Last weekend I decided to do some maintenance on one of our database to see if I can get some freespace back. I use compression for some of the older tables and also reindexed the tables with a higher fill factor. After I was done, I got over 200 GB of additional free space

Here is what the database looked like before I did the maintenance

FILEID	FILE_SIZE_MB	SPACE_USED_MB	FREE_SPACE_MB
1	179353.81	162922.13	16431.69
2	    64.01	    14.33	   49.68
3	297089.13	265538.44	31550.69
4	344555.69	298126.69	46429.00
5	165258.50	123946.63	41311.88

Here is what the database looked like after I did the maintenance

FILEID	FILE_SIZE_MB	SPACE_USED_MB	FREE_SPACE_MB
1	179353.81	110124.50	 69229.31
2	  2085.63	   994.09	  1091.54
3	297089.13	259595.44	 37493.69
4	344555.69	169405.19	175150.50
5	186822.69	123962.00	 62860.69

As you can see I did nicely here, free space for fileid 4 went from 46 GB to 175 GB, for fileid 1 it went from 16 GB to 69 GB

Of course I had to brag about this and then it happened….the sentence you never want to hear…….how come you didn’t shrink the database, the backups will still be as big…you are wasting space….if only I could send Paul Randal or Ted Krueger to this person…….

So let’s debunk that myth shall we?

First create these 3 database, they will be 3 MB, 3 GB and 9 GB in size

T-SQL
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CREATE DATABASE [TestSmall]
 ON  PRIMARY 
( NAME = N'TestSmall', FILENAME = N'C:SQLFilesTestSmall.mdf' , SIZE = 3072KB , FILEGROWTH = 1024KB )
 LOG ON 
( NAME = N'TestSmall_log', FILENAME = N'C:SQLFilesTestSmall_log.ldf' , SIZE = 1024KB , FILEGROWTH = 10%)
GO
 
 
 
CREATE DATABASE [TestLarge]
 ON  PRIMARY 
( NAME = N'TestSmall', FILENAME = N'C:SQLFilesTestLarge.mdf' , SIZE = 3072MB , FILEGROWTH = 1024KB )
 LOG ON 
( NAME = N'TestSmall_log', FILENAME = N'C:SQLFilesTestLarge_log.ldf' , SIZE = 1024KB , FILEGROWTH = 10%)
GO
 
 
 
CREATE DATABASE [TestLarger]
 ON  PRIMARY 
( NAME = N'TestSmall', FILENAME = N'C:SQLFilesTestLarger.mdf' , SIZE = 9072MB , FILEGROWTH = 1024KB )
 LOG ON 
( NAME = N'TestSmall_log', FILENAME = N'C:SQLFilesTestLarger_log.ldf' , SIZE = 1024KB , FILEGROWTH = 10%)
GO
CREATE DATABASE [TestSmall]
 ON  PRIMARY 
( NAME = N'TestSmall', FILENAME = N'C:SQLFilesTestSmall.mdf' , SIZE = 3072KB , FILEGROWTH = 1024KB )
 LOG ON 
( NAME = N'TestSmall_log', FILENAME = N'C:SQLFilesTestSmall_log.ldf' , SIZE = 1024KB , FILEGROWTH = 10%)
GO



CREATE DATABASE [TestLarge]
 ON  PRIMARY 
( NAME = N'TestSmall', FILENAME = N'C:SQLFilesTestLarge.mdf' , SIZE = 3072MB , FILEGROWTH = 1024KB )
 LOG ON 
( NAME = N'TestSmall_log', FILENAME = N'C:SQLFilesTestLarge_log.ldf' , SIZE = 1024KB , FILEGROWTH = 10%)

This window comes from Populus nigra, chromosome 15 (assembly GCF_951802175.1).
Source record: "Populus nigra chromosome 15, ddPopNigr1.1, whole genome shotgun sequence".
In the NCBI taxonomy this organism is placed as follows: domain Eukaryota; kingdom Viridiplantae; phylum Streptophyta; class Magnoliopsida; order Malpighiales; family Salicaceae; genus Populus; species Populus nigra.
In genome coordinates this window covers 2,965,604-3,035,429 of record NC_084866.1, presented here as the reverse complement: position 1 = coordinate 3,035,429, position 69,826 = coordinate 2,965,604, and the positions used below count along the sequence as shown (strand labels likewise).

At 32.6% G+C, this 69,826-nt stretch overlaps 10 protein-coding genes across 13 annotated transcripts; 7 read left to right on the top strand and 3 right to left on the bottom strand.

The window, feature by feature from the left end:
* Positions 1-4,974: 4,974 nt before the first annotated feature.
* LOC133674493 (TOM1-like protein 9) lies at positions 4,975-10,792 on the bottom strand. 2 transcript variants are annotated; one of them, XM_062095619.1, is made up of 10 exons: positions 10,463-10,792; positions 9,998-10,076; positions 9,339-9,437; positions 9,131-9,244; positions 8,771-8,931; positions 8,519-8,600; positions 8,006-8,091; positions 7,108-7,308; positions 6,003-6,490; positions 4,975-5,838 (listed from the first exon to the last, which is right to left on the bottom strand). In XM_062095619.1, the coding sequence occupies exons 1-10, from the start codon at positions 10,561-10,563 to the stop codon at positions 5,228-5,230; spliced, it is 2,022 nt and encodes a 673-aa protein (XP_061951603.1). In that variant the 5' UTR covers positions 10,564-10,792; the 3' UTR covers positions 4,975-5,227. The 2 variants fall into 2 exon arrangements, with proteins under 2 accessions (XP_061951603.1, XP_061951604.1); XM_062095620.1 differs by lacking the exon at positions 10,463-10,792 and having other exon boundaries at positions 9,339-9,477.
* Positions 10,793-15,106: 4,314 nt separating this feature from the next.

GO



CREATE DATABASE [TestLarger]
 ON  PRIMARY 
( NAME = N'TestSmall', FILENAME = N'C:SQLFilesTestLarger.mdf' , SIZE = 9072MB , FILEGROWTH = 1024KB )
 LOG ON 
( NAME = N'TestSmall_log', FILENAME = N'C:SQLFilesTestLarger_log.ldf' , SIZE = 1024KB , FILEGROWTH = 10%)
GO

Here is what it looks like in file explorer

Or if you want to do this from T-SQL

exec sp_helpdb

name		db_size	    owner		dbid	created	
----------      --------    ---------------     ----    -----------
master		4.75 MB	    sa			1	Apr  8 2003	
TestLarge    3073.00 MB	    Denis-PCDenis	9	Mar 31 2012	
TestSmall	4.00 MB	    Denis-PCDenis	8	Mar 31 2012	
TestLarger   9073.00 MB	    Denis-PCDenis	10	Mar 31 2012

You can see that the files are indeed in the GB and in the MB range

Now back the database up, these are plain vanilla backups, no compression is applied

T-SQL
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BACKUP DATABASE [TestLarge] TO  DISK = N'D:SQLBackupsTestLarge.BAK' 
WITH NOFORMAT, NOINIT,  NAME = N'TestLarge-Full Database Backup', SKIP, NOREWIND, NOUNLOAD,  STATS = 10
GO
 
BACKUP DATABASE [TestLarger] TO  DISK = N'D:SQLBackupsTestLarger.BAK' 
WITH NOFORMAT, NOINIT,  NAME = N'TestLarger-Full Database Backup', SKIP, NOREWIND, NOUNLOAD,  STATS = 10
GO
 
BACKUP DATABASE [TestSmall] TO  DISK = N'D:SQLBackupsTestSmall.BAK' 
WITH NOFORMAT, NOINIT,  NAME = N'TestLarge-Full Database Backup', SKIP, NOREWIND, NOUNLOAD,  STATS = 10
GO
BACKUP DATABASE [TestLarge] TO  DISK = N'D:SQLBackupsTestLarge.BAK' 
WITH NOFORMAT, NOINIT,  NAME = N'TestLarge-Full Database Backup', SKIP, NOREWIND, NOUNLOAD,  STATS = 10
GO

BACKUP DATABASE [TestLarger] TO  DISK = N'D:SQLBackupsTestLarger.BAK' 
WITH NOFORMAT, NOINIT,  NAME = N'TestLarger-Full Database Backup', SKIP, NOREWIND, NOUNLOAD,  STATS = 10
GO

BACKUP DATABASE [TestSmall] TO  DISK = N'D:SQLBackupsTestSmall.BAK' 
WITH NOFORMAT, NOINIT,  NAME = N'TestLarge-Full Database Backup', SKIP, NOREWIND, NOUNLOAD,  STATS = 10
GO

Navigate to the folder and what do you see?

That’s right there is only MBs difference between the 3MB database and the 3 GB database. I checked my production server and the backup took 30 minutes less to complete compared to the backups that ran before I freed up space

I won’t go into details here why shrinking the database is bad but I can guarantee you that it is no coincidence that shrink could mean making the database smaller and psychiatrist 🙂